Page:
Let me remind you of some incidents of suicide that took place in the country recently. These incidents may even lend substance to the Durkheim narrative and clarify that the state and the society are responsible for the deaths.


Unable to manage water to irrigate their lands in the village Nimghatu of Godagari upazila, Rajshahi, Santal farmers Abhinath Marandi and Rabi Marandi drank poison on Thursday.

Abhinath has earlier sought water for irrigation for 12 days and finally told the operator of the Barendra Multipurpose Development Authority (BMDA) deep tubewell that he would take poison and kill himself if he wasn't given water. The operator paid no heed and eventually Abhinath and his cousin committed suicide.

Actually, they need water for not only irrigating their land, but also for the sake of survival. If they can’t grow crops on their lands, their family will die of starvation.

If they don’t have enough money, they will be unable to purchase essential commodities from the market, take their ailing relatives to hospital or send their children to school. Ultimately, death will be the brutal outcome of their lives. In that situation, what would they do?

They can’t enjoy the rights they are entitled to as per the constitution. They are encircled by security forces. They feel treated like animals in the zoo. People travel to the places where the ethnic minorities live to spend their vacations. Researchers, government and non-government officials visit them to carry out research.

Beyond this, minorities have no value. The cousins realised this after approaching the deep tubewell operator 12 times in vain. They concluded that suicide would be the only ‘honourable act’ for them in this circumstance.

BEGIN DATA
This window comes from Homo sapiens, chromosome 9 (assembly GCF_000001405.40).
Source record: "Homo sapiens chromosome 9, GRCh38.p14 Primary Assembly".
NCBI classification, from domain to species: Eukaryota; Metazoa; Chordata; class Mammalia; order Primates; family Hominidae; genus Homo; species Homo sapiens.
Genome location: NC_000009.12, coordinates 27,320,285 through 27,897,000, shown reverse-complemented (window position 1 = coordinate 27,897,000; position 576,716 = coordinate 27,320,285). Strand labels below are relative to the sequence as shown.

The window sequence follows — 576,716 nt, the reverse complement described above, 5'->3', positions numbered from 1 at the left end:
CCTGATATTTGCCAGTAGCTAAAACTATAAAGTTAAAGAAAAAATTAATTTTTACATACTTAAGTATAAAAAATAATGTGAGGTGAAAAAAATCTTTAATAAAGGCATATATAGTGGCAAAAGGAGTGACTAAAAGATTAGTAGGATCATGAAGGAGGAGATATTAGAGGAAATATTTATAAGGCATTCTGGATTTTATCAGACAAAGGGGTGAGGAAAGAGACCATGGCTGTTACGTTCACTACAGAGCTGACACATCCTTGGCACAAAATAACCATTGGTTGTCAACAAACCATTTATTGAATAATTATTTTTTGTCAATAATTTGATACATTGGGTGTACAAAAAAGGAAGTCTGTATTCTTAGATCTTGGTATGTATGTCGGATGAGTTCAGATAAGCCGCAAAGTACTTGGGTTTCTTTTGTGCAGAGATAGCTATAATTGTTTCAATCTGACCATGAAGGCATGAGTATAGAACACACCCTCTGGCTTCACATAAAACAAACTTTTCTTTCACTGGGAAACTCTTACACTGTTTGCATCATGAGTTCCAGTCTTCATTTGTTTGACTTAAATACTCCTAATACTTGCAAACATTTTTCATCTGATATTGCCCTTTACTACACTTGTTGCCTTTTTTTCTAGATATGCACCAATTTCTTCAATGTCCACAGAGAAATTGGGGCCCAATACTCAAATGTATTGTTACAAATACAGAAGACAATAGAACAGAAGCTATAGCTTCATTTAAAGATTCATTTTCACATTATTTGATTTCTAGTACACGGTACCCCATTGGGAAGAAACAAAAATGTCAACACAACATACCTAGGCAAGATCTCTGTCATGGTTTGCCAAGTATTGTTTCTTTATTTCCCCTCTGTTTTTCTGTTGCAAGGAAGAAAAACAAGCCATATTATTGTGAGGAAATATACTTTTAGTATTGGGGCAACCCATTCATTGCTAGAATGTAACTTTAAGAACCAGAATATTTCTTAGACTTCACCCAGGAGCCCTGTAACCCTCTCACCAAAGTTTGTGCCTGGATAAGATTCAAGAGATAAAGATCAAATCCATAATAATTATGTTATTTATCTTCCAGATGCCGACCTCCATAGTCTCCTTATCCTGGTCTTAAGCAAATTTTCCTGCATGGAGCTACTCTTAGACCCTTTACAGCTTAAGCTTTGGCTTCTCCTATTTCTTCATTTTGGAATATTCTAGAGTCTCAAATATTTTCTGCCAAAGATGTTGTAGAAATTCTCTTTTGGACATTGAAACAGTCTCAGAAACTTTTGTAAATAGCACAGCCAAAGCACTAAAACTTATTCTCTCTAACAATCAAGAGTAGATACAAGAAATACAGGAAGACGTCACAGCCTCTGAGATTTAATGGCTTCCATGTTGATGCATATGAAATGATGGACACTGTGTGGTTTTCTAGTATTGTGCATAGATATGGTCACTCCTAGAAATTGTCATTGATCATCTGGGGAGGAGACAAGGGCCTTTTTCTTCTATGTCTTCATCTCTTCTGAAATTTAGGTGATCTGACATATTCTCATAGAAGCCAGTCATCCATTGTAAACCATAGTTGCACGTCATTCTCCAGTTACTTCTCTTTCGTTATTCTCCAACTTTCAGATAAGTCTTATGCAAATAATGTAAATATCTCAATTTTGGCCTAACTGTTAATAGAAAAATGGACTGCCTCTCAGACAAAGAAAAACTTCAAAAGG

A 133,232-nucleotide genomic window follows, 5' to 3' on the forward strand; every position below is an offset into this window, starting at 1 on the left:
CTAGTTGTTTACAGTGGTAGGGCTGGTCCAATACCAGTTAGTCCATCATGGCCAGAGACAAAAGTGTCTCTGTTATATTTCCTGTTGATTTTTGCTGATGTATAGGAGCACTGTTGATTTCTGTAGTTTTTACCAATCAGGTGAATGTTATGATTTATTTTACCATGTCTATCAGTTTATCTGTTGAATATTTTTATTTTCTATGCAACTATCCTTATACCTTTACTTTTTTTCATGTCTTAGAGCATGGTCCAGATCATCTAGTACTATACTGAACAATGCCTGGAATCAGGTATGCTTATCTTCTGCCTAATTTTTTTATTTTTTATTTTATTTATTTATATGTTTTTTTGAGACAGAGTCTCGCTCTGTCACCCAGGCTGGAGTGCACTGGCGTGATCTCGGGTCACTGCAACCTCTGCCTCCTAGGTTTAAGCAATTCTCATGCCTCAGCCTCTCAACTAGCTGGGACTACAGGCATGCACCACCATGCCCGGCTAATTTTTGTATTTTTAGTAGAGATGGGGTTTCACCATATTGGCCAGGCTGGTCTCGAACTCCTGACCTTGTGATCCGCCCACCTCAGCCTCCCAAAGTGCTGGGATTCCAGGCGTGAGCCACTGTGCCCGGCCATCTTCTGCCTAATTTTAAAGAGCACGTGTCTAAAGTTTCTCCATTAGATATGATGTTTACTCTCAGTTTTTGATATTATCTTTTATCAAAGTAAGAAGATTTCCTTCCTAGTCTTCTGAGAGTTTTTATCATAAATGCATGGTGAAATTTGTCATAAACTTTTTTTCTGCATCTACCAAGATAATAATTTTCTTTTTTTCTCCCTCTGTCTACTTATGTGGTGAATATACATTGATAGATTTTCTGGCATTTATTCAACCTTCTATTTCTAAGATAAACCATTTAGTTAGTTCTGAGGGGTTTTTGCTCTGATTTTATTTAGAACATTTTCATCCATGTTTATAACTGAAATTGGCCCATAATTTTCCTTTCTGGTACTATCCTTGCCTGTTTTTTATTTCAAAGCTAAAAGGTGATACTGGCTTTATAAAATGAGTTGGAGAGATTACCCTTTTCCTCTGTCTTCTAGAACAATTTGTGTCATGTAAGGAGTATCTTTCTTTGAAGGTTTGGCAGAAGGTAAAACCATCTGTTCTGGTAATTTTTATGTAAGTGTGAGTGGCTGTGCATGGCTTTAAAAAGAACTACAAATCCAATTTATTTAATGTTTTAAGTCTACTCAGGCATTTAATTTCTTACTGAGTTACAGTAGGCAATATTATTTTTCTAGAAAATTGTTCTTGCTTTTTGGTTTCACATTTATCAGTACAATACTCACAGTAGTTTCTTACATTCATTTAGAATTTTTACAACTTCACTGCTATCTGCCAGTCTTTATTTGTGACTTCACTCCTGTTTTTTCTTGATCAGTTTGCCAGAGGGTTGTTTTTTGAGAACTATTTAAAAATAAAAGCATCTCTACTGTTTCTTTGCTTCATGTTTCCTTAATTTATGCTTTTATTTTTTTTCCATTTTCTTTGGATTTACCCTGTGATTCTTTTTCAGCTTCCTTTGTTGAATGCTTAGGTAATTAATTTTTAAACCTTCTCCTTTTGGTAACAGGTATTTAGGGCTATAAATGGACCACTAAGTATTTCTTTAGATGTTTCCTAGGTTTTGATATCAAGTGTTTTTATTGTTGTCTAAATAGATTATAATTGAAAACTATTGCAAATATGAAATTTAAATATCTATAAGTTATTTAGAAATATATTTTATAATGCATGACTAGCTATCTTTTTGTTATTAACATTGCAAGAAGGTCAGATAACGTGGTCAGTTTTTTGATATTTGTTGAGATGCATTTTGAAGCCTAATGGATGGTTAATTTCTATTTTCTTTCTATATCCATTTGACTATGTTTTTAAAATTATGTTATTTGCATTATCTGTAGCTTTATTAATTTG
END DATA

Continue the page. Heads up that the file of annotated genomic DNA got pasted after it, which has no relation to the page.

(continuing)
As long as the state won’t feel the pain tearing them apart, this trend will persist.


Recently, a 16-year-old school girl committed suicide after being raped in Jamalpur. Before hanging herself from the ceiling, she penned a note where she mentioned the name of the rapist and what happened with her was ‘something so bad that she could not tell’. The innocent girl is no more and the accused, Tamim, a cable mechanic, also a relative of the former union chairman, has been arrested.

Let’s imagine what would happen if the girl told her parents of the matter. First off, her parents might bar her from going to the school and try to marry her off as soon as possible instead.

Secondly, if the locals were informed of the matter, they would definitely marry the school girl off to the culprit through arbitration. If she would refuse to tie the knot with the rapist, she might not receive any marriage proposal in her whole life.

Thirdly, her family would have to move somewhere else to escape the social stigma. Fourthly, if the family would file a case with the police station over the matter, the girl would have faced some inappropriate and humiliating questions by the police.

Thinking about such brutal realities, the girl decided to kill herself though it was a wrong decision. She thought ending her life would be the ‘honourable act’ in this circumstance because she knew the society and its people well and knew the reactions they would come up with after hearing the incident.

Don’t give up hope, learn to fight back. Hope! Hope! And hope for the best…


After a few days, people forget everything and the criminals walk out of jail on bail. Then one day, the rapist will remarry again and become the father of children. The victim’s parents will not proceed with the case to prove that their daughter was raped that pushed her to committee suicide. Instead, they will opt for negotiation, thinking about the future of their other children.

But why are you hanging yourself? If you aren't alive, there will be nobody to point their finger at the rapist's face and say he is a rapist. Remember what Ernest Hemingway said: A man can be destroyed but not defeated.


We hope the paddy fields of the Santal farmers will be irrigated with rain one day. They won’t need to run after the tubewell operators for irrigation. Their family will be happy taking the bumper crop home. Their problems will be solved and they will survive enjoying all rights they are entitled to. For that day, you will have to stay alive. For that change, you will have to struggle. Don’t give up hope, learn to fight back. Hope! Hope! And hope for the best…

NH Sajjad, sub-editor of Prothom Alo. He can be reached via [email protected]